(Recasts; adds details, comments from Q&A)
By Glenn Somerville
WASHINGTON, June 10 (Reuters) - U.S. Treasury Secretary Henry Paulson on Tuesday urged China to let its yuan rise to control inflation and said it should cut energy price controls to ease fuel and power shortages.
A week before the next round of a so-called strategic economic dialogue with Beijing, Paulson said in a speech it was “critical” for China to adopt a more flexible currency regime if it expects to protect its thriving economy from runaway inflation.
“Exchange rate reform will be critical in meeting China’s short- and medium-term challenges,” Paulson told the Carnegie Endowment for International Peace. “Despite the progress that China has made, including almost 20 percent (yuan) appreciation against the dollar since July 2005, continued movement and greater flexibility are still needed.”
He said there was not a specific target value for China’s yuan and acknowledged that the country wasn’t yet ready for a fully market-determined currency. But he said the yuan’s low value was contributing to global trade and financial imbalances.
Paulson signaled that China’s energy policies and soaring global oil prices also would be a topic for discussion when top Chinese officials and Bush administration cabinet members meet on June 17-18 in Annapolis, Maryland.
He said China should let market forces determine the demand-supply balance for energy, saying that U.S. attempts to control oil prices in the 1970s failed badly and led to supply shortages and reduced investment in oil exploration and production.
“China, by setting price controls on fuel, is facing similar consequences today — as can be seen by persistent gasoline and diesel shortages throughout the country,” Paulson said. “The consequences of these policies extend to the power sector, where price caps on electricity and fuel contributed to nationwide power outages during snowstorms this past January and February.”
He noted that China, whose thirst for energy is cited as a key factor contributing to higher prices, has made some progress in reducing the amount of energy it uses as a percentage of gross domestic product.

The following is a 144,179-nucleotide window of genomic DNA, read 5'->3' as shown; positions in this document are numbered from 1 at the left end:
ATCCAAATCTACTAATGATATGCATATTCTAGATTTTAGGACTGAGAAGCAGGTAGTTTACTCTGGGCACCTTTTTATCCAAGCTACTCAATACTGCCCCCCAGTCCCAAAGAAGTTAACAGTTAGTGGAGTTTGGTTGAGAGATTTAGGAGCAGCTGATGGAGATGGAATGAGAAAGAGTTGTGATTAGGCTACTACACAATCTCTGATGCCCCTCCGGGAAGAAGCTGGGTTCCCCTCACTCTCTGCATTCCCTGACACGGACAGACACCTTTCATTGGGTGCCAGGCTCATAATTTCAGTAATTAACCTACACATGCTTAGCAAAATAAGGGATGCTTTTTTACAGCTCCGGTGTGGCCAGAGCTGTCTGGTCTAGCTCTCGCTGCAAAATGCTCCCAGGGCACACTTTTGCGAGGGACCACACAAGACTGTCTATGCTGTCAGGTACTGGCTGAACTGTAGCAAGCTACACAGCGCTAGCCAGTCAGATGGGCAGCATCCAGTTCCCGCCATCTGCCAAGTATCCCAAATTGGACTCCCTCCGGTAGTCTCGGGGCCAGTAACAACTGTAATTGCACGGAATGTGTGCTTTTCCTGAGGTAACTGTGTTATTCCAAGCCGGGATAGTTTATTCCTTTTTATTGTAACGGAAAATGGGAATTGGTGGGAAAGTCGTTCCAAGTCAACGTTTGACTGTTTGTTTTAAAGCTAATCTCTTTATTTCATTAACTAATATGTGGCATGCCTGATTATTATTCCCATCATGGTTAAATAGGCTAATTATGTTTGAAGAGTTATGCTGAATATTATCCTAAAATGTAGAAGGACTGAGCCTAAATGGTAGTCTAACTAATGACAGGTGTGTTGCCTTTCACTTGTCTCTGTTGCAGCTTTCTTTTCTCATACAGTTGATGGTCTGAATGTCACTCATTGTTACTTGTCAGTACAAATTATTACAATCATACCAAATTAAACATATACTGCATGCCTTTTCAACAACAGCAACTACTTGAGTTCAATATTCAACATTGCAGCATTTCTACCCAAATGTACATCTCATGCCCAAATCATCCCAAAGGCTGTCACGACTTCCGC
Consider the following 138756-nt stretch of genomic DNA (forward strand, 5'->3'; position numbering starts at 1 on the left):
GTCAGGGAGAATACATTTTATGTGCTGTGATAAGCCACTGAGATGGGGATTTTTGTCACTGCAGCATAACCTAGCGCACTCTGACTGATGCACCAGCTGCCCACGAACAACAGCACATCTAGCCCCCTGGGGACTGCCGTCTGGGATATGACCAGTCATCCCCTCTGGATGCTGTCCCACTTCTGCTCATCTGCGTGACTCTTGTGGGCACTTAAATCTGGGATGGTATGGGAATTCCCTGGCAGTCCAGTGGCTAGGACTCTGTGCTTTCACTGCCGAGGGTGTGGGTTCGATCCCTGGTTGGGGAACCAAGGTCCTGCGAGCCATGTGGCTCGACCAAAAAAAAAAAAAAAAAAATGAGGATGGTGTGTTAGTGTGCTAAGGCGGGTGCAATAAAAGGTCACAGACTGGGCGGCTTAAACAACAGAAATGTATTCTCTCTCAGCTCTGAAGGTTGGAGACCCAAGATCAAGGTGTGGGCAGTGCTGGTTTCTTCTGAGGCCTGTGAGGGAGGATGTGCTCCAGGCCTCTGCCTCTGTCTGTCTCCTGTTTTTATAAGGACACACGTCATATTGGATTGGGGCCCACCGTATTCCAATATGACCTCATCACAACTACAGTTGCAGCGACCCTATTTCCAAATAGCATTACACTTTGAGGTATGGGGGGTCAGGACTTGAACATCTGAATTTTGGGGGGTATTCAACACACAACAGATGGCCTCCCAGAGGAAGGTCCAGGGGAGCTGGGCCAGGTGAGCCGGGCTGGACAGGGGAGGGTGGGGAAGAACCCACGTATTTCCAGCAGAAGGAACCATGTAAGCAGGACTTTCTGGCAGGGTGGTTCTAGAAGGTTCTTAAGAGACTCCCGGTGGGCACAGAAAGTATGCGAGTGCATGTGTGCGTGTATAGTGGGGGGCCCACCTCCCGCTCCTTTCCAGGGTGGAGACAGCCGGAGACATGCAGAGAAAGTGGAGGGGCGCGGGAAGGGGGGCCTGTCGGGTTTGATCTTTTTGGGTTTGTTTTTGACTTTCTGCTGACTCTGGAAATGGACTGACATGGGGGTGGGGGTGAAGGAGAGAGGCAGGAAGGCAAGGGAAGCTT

He said China cut energy consumption per unit of GDP output by three percent in 2007, but has a long way to go to reach its goals for a 20 percent reduction for the four years to 2010.
“While I applaud this continued focus and am encouraged by this progress, further results cannot come fast enough,” Paulson said.
Paulson repeated his view that the run-up in oil prices was not driven by the weaker dollar or speculators and that the underlying cause was growing global demand and tight supplies that have not increased.
Paulson said five areas were up for discussion in the economic talks: managing macroeconomic cycles, developing human capital, keeping markets open to trade, boosting investment and increasing cooperation on energy and environmental issues.
Though the talks have been criticized by U.S. lawmakers and business groups as ineffective, Paulson insisted they were “more productive than protectionist policies or legislation” and did not close off other remedies through the World Trade Organization if they were needed.
He conceded the U.S. economy also faces “significant headwinds” from rising energy prices and said U.S. energy policy needed to “evolve” to ensure energy security.
Paulson did not elaborate, but the Bush administration has clashed repeatedly with Democratic lawmakers over its wish to explore for oil in parts of Alaska’s wildlife preserves. (Reporting by Glenn Somerville and David Lawder; Editing by Andrea Ricci)